Surely you’ll get some, even if you’re not the outdoorsy type, but have gone anyway on a 10-hour boat ride to and from a remote island-town, twice crossed a 500-meter hanging bridge, and hiked and navigated tracks of land with armed military escort.
But this is not a story of a trip gone awry. It is about taking one’s wanderlust a step further, going out on a limb for reasons other than to guzzle beer and sunbathe on white-sand beach, or succumb to budget-busting leisure activities.
Any expense and effort we put into two local trips last year were invaluable. We went to Zambales and Aurora provinces in excursions organized by our company’s outdoor club, led by its indefatigable officers, editorial assistant Jodee Agoncillo and computer engineer Lee Elgincolin.
Before the R&R, each trip began with the delivery of desktop PCs, schoolbooks and supplies to towns geographically cut off from their provincial capitals. Locals offered so much hospitality and gratitude that it felt like the preowned donations, from the company, our colleagues, friends and the group’s own resources, were precious cargo.
In Zambales, we hopped onto bancas with the cargo and trekked 10-15 minutes to reach San Salvador island’s elementary and secondary schools.
Masinloc Mayor Desiree Edora welcomed us with a hearty breakfast fare of grilled milkfish, boiled crabs, fried danggit, fresh veggie salad with pako (edible seaweed), vegetables in sour broth plus bananas, and green and plump ripe mangos.
After the school visit, we camped out on Potipot Island for an overnight stay. Meals consisted of seafood, bought from the town proper and prepared by locals who help campers with their grilling and other cooking needs for a minimal fee.
Potipot was small enough to be circumnavigated on foot, an activity worth undertaking after we had stuffed our bellies, or for photo opportunities on and off cool, refreshing waters.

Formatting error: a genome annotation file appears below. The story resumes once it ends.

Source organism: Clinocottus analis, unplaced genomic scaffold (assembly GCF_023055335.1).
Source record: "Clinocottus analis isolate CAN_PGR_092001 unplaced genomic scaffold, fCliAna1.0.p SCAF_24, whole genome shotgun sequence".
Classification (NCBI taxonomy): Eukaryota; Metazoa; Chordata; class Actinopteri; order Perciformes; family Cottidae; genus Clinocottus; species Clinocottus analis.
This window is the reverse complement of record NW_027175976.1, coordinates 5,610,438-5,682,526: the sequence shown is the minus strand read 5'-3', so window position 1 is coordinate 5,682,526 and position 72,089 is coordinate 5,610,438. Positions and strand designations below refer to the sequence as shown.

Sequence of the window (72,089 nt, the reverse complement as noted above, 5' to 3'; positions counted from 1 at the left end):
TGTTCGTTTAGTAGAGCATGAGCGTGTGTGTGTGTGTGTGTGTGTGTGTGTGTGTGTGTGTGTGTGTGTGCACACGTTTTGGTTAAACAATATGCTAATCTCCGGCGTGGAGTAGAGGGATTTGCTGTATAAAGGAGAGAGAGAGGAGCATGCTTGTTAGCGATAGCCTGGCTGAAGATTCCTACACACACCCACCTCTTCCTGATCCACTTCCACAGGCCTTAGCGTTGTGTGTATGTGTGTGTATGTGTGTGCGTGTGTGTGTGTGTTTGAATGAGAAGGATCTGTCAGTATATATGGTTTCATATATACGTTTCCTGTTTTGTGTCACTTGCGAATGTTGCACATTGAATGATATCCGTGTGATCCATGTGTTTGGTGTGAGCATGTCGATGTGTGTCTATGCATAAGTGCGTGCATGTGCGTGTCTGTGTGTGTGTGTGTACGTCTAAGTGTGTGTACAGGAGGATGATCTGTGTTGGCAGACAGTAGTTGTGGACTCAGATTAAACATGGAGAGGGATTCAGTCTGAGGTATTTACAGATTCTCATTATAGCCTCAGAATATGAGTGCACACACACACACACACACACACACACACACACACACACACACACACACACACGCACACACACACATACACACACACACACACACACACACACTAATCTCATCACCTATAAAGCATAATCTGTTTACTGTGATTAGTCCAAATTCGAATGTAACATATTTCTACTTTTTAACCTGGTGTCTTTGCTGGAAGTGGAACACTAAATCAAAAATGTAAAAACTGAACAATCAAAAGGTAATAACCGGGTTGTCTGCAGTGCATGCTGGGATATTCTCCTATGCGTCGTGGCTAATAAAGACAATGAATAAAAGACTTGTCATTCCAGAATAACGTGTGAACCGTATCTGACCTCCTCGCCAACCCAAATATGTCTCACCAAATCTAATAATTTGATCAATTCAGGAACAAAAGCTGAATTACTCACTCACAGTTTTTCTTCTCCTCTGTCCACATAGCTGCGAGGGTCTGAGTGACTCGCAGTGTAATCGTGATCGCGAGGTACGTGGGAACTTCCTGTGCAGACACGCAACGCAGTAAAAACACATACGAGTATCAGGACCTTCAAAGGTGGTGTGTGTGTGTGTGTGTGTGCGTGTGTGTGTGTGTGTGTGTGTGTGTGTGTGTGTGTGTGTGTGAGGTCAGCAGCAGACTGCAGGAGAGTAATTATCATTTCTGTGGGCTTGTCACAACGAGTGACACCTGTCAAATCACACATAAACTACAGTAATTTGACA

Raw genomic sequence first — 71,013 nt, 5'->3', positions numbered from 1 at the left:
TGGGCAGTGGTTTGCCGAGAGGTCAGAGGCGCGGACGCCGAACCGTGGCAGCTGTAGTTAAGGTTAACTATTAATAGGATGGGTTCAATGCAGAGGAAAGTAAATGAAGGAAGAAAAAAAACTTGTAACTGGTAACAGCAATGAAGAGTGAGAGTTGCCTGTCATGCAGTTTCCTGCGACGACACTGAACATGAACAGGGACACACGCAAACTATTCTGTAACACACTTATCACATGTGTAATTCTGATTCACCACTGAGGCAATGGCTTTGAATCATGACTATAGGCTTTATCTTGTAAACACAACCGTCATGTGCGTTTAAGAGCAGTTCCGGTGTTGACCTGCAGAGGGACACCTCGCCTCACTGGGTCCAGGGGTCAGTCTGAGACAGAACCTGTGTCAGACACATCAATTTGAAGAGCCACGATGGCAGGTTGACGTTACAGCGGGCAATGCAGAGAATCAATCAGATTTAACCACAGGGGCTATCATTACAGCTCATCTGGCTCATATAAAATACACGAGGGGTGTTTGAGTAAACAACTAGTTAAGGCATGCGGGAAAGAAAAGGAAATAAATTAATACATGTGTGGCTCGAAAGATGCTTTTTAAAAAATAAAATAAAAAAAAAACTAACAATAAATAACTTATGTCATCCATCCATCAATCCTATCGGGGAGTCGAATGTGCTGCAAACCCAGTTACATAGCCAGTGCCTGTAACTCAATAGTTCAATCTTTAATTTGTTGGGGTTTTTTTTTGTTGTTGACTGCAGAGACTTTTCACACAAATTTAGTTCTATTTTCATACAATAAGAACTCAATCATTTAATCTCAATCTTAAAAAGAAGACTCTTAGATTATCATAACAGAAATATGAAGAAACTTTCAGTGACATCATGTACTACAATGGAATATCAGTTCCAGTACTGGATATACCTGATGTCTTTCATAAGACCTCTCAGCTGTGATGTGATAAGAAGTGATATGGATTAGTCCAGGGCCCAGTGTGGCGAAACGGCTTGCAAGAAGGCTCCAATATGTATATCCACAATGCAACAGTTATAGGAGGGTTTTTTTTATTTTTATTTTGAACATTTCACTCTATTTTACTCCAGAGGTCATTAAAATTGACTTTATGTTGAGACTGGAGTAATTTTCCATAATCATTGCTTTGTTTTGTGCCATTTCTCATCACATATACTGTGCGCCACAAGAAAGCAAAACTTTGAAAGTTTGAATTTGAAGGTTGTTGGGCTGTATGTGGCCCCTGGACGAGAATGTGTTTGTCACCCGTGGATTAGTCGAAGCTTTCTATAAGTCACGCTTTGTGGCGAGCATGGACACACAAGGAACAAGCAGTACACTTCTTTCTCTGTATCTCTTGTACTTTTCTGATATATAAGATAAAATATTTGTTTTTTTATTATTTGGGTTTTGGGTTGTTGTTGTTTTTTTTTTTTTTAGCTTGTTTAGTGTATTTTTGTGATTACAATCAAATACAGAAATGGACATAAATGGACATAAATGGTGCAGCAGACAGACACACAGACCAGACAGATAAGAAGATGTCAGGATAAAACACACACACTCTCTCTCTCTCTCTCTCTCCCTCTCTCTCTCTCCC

Our second adventure with the outdoor club landed us in Baler, Aurora, where a gregarious San Luis Mayor Annabelle Tangson greeted us with breakfast, and tales of the land and its people.
Along with an armed military escort, Tangson accompanied us to and from Dimanayat Elementary School, another recipient of desktop PCs, school supplies and books to pad their modest library.
Hats off to the petite mayor who seemed immune to the rigors of the trip, whether it was a long uphill trek or crossing a 500-meter-long hanging bridge.
Tangson goes to the island-town twice a week, via an eight-hour boat ride. Ours lasted about 10 hours, owing to the vessel’s battery which conked out on the way back.
The Dimanayat townsfolk and school administrators gathered in the campus for the hand-over ceremony. But the highlight of our visit was sharing a meal with them, on the grounds of the community outpost.
In a hut, a table was laden with meat, fish and vegetable dishes, yet we were drawn outdoors, toward a large vat of pansit so aromatic it was impossible to resist.
Everybody ate while seated on the grass or a boulder, or leaning against a tree, and sipped coconut juice off of its shell.
Last year’s local-travel experience was our Anthony Bourdain moment, discovering parts unknown the way the celebrity chef does on his CNN travelogue series.
Next week: How to plan your own local trip and give back to the community